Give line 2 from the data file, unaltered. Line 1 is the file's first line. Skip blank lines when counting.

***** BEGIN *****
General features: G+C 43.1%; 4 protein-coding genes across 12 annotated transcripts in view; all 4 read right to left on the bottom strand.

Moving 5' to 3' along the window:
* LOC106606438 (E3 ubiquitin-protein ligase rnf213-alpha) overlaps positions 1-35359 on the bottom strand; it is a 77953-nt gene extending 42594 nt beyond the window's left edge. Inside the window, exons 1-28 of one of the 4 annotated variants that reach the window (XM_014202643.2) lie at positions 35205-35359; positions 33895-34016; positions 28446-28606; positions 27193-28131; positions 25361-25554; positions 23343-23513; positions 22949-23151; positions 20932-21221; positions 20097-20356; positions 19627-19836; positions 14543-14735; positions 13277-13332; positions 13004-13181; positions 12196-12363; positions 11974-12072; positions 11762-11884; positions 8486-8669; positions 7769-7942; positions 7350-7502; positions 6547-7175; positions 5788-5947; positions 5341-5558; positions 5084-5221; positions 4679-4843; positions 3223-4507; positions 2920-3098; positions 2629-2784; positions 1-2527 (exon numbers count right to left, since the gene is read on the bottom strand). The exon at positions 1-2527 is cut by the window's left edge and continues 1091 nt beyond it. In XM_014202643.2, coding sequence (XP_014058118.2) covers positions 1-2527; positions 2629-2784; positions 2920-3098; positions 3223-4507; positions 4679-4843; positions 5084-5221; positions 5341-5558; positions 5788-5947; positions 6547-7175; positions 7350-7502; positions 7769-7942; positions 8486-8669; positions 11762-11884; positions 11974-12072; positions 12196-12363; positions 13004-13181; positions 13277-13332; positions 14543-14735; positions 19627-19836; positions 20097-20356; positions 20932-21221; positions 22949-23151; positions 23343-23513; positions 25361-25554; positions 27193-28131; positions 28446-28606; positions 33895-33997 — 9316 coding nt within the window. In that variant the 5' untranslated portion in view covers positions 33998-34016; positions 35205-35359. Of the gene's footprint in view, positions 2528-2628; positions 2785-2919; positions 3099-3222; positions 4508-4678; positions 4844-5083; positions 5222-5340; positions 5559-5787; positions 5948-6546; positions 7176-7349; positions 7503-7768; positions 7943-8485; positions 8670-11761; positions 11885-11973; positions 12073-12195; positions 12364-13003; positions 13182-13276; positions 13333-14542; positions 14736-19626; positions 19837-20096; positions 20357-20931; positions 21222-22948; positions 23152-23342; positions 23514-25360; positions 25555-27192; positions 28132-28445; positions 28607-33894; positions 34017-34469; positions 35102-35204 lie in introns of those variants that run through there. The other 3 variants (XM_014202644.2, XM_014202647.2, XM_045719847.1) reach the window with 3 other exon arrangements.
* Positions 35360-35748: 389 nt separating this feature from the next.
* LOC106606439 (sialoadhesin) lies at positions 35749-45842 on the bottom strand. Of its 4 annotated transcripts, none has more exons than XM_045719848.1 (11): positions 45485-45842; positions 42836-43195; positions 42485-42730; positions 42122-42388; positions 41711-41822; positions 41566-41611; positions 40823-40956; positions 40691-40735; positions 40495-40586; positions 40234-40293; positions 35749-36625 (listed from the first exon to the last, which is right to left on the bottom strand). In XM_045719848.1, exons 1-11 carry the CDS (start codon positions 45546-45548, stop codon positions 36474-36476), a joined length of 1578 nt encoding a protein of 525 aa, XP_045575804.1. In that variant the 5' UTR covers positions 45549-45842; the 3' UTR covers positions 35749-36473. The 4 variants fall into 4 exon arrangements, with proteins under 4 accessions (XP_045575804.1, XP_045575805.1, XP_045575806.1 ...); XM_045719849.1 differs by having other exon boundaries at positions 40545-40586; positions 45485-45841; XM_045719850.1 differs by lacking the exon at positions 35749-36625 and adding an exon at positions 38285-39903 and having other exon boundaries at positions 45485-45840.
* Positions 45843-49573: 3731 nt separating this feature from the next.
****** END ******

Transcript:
Moving 5' to 3' along the window: